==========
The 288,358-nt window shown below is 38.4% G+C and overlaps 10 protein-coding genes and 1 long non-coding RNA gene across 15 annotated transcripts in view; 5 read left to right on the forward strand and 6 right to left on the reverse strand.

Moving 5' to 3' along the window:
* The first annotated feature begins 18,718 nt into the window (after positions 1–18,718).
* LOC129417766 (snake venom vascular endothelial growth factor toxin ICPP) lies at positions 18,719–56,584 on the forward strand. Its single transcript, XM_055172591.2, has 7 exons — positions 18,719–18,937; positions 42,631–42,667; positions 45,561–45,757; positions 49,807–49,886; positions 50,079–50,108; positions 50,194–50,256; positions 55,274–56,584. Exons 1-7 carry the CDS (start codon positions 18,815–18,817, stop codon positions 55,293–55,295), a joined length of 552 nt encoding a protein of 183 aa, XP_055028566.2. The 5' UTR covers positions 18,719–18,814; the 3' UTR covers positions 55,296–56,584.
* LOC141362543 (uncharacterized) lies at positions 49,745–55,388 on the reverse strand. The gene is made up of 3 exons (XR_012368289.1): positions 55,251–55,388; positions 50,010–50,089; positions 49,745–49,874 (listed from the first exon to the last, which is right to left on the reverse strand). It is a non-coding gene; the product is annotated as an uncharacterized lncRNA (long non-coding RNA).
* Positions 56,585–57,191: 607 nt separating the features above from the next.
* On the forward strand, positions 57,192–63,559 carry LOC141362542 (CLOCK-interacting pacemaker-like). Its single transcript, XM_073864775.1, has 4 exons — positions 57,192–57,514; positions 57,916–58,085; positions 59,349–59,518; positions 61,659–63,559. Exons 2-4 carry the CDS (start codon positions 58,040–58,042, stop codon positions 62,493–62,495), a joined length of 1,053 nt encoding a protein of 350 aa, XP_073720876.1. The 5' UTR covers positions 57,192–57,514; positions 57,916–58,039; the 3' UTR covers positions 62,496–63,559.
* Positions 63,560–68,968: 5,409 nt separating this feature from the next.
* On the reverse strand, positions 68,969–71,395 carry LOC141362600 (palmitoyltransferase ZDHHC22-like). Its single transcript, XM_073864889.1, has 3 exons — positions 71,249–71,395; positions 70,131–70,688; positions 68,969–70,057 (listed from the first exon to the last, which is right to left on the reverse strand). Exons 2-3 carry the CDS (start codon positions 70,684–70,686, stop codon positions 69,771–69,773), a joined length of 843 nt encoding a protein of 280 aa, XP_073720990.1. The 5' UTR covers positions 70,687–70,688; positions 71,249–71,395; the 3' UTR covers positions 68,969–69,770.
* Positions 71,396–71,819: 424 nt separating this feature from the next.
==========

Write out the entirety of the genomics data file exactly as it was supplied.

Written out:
The 288,358-nt window shown below is 38.4% G+C and overlaps 10 protein-coding genes and 1 long non-coding RNA gene across 15 annotated transcripts in view; 5 read left to right on the forward strand and 6 right to left on the reverse strand.

Moving 5' to 3' along the window:
* The first annotated feature begins 18,718 nt into the window (after positions 1–18,718).
* LOC129417766 (snake venom vascular endothelial growth factor toxin ICPP) lies at positions 18,719–56,584 on the forward strand. Its single transcript, XM_055172591.2, has 7 exons — positions 18,719–18,937; positions 42,631–42,667; positions 45,561–45,757; positions 49,807–49,886; positions 50,079–50,108; positions 50,194–50,256; positions 55,274–56,584. Exons 1-7 carry the CDS (start codon positions 18,815–18,817, stop codon positions 55,293–55,295), a joined length of 552 nt encoding a protein of 183 aa, XP_055028566.2. The 5' UTR covers positions 18,719–18,814; the 3' UTR covers positions 55,296–56,584.
* LOC141362543 (uncharacterized) lies at positions 49,745–55,388 on the reverse strand. The gene is made up of 3 exons (XR_012368289.1): positions 55,251–55,388; positions 50,010–50,089; positions 49,745–49,874 (listed from the first exon to the last, which is right to left on the reverse strand). It is a non-coding gene; the product is annotated as an uncharacterized lncRNA (long non-coding RNA).
* Positions 56,585–57,191: 607 nt separating the features above from the next.
* On the forward strand, positions 57,192–63,559 carry LOC141362542 (CLOCK-interacting pacemaker-like). Its single transcript, XM_073864775.1, has 4 exons — positions 57,192–57,514; positions 57,916–58,085; positions 59,349–59,518; positions 61,659–63,559. Exons 2-4 carry the CDS (start codon positions 58,040–58,042, stop codon positions 62,493–62,495), a joined length of 1,053 nt encoding a protein of 350 aa, XP_073720876.1. The 5' UTR covers positions 57,192–57,514; positions 57,916–58,039; the 3' UTR covers positions 62,496–63,559.
* Positions 63,560–68,968: 5,409 nt separating this feature from the next.
* On the reverse strand, positions 68,969–71,395 carry LOC141362600 (palmitoyltransferase ZDHHC22-like). Its single transcript, XM_073864889.1, has 3 exons — positions 71,249–71,395; positions 70,131–70,688; positions 68,969–70,057 (listed from the first exon to the last, which is right to left on the reverse strand). Exons 2-3 carry the CDS (start codon positions 70,684–70,686, stop codon positions 69,771–69,773), a joined length of 843 nt encoding a protein of 280 aa, XP_073720990.1. The 5' UTR covers positions 70,687–70,688; positions 71,249–71,395; the 3' UTR covers positions 68,969–69,770.
* Positions 71,396–71,819: 424 nt separating this feature from the next.